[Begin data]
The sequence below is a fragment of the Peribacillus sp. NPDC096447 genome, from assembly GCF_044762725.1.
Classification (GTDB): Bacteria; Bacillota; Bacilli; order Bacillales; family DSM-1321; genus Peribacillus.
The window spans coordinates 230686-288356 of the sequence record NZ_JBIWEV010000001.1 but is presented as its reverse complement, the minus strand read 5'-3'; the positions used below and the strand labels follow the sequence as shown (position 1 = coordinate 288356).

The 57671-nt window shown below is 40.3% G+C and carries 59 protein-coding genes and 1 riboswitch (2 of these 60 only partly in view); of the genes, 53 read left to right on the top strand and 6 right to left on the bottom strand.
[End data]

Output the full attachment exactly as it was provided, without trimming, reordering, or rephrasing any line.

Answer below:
The sequence below is a fragment of the Peribacillus sp. NPDC096447 genome, from assembly GCF_044762725.1.
Classification (GTDB): Bacteria; Bacillota; Bacilli; order Bacillales; family DSM-1321; genus Peribacillus.
The window spans coordinates 230686-288356 of the sequence record NZ_JBIWEV010000001.1 but is presented as its reverse complement, the minus strand read 5'-3'; the positions used below and the strand labels follow the sequence as shown (position 1 = coordinate 288356).

The 57671-nt window shown below is 40.3% G+C and carries 59 protein-coding genes and 1 riboswitch (2 of these 60 only partly in view); of the genes, 53 read left to right on the top strand and 6 right to left on the bottom strand.